Tag Archives: Foreign stocks

Foreign Stocks And Funds Worth Considering

Foreign stock markets have underperformed U.S. stocks this year (if you exclude U.S. small caps). The MSCI ACWI ex-USA Index is down nearly 14% through December 18. But for the month of December, the trend has been changing, with U.S. indices dropping more than foreign indices. And that means it may be time to look at some foreign stocks.

First on the list are German automakers. They are under a lot of pressure from tariffs, slowing sales, which have arguably been boosted by easy credit over the past few years, and perhaps even competition from Tesla, which has brand cachet. Still, Daimler (DMLRY), BMW (BMWYY), Volkswagen (VWAGY), and Porsche (POAHY) look cheap. They all trade at single-digit P/E ratios and P/S ratios of 0.5 or less.

If you’re looking for additional confirmation, the Oakmark International fund (OAKIX) ,run by Morningstar’s International Equity Manager of the Decade in 2009 David Herro, has nearly than 8% of its assets in Daimler and BMW according to its September 30 portfolio. This fund has struggled mightily this year with a nearly 23% loss through December 18, but it has outpaced the MSCI ACWI ex-USA Index for the past 10- and 15-year periods with Herro at the helm for the entire time.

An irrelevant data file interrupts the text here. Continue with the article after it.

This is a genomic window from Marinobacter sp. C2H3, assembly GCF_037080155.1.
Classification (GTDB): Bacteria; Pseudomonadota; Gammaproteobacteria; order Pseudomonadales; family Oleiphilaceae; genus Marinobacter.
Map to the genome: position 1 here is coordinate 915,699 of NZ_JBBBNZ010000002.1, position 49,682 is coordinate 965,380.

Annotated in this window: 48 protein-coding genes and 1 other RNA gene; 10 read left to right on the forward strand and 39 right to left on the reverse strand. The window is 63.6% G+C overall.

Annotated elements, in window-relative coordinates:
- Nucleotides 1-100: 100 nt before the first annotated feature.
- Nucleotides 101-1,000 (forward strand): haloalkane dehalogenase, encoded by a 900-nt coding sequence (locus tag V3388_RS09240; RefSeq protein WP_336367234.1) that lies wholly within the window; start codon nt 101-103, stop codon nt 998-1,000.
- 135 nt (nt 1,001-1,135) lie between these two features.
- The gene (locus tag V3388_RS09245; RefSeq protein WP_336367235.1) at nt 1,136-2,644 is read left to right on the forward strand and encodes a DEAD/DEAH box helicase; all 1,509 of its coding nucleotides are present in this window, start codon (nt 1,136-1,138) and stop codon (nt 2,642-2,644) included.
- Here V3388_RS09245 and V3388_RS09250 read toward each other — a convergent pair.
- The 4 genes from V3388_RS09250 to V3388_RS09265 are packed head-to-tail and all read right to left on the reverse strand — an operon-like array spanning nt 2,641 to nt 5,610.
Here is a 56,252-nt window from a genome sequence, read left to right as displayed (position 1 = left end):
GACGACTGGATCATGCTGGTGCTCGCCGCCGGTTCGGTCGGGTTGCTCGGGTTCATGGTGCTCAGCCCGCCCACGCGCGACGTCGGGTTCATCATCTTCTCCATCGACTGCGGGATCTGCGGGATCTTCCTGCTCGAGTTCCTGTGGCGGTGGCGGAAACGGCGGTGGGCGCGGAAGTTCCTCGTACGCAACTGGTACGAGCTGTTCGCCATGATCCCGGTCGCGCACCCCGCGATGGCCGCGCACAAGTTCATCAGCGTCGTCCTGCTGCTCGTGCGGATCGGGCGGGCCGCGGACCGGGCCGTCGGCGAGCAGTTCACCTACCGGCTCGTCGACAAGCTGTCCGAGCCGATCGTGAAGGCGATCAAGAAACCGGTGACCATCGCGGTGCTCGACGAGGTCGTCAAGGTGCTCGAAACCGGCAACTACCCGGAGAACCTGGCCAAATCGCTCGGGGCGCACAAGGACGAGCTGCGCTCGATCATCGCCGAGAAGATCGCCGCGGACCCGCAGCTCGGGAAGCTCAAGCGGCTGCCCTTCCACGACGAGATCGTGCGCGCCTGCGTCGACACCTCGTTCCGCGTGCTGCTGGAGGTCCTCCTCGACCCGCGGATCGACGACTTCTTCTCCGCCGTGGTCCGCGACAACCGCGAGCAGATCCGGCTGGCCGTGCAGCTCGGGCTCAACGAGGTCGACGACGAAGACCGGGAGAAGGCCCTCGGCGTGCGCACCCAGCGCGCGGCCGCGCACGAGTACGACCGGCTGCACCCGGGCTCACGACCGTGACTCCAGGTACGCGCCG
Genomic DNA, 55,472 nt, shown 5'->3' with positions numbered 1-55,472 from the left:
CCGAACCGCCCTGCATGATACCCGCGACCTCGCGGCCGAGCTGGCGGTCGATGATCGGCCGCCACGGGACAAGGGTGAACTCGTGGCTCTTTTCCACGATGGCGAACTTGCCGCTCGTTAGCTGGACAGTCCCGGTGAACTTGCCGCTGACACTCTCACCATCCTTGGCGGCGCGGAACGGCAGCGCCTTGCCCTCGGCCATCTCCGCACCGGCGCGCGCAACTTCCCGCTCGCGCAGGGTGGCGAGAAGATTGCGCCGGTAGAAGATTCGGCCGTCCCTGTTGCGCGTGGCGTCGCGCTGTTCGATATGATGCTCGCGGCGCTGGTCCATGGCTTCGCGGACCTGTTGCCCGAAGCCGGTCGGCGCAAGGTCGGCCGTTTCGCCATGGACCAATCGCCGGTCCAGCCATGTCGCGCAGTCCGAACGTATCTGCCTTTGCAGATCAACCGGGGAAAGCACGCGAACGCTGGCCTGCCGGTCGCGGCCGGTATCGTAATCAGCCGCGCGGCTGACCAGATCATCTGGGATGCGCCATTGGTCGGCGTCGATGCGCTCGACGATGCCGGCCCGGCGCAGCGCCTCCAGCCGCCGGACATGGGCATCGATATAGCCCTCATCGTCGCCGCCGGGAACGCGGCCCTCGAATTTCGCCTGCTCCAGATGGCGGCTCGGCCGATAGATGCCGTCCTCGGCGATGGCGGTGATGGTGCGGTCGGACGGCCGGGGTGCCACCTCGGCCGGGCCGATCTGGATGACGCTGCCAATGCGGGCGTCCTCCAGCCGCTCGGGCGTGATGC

Another stock to consider is Rolls Royce (RYCEY). I don’t mean the auto maker here, which is actually a division of BMW these days, but the jet engine maker. Along with General Electric, Rolls is part of a duopoly in the wide-body commercial engine space. Nobody else makes engines for the largest commercial planes. Pratt and Whitney, for example, makes engines for medium-sized commercial planes. Rolls has had production trouble, and investors have been clamoring for the firm to spinoff or sell other divisions. The American Depository Receipts traded at around $20 per share a decade ago, and are now at around $10 per share. The stock trades at under 1x Price/Sales.

Investors should also check out French pharmaceutical company Sanofi (SAN). It’s the top holding of the Dodge & Cox International Stock fund. The firm markets drugs with an emphasis on oncology, immunology, and cardiovascular disease. It also happens to be one of Berkshire Hathaway’s (BRK.A) publicly traded holdings.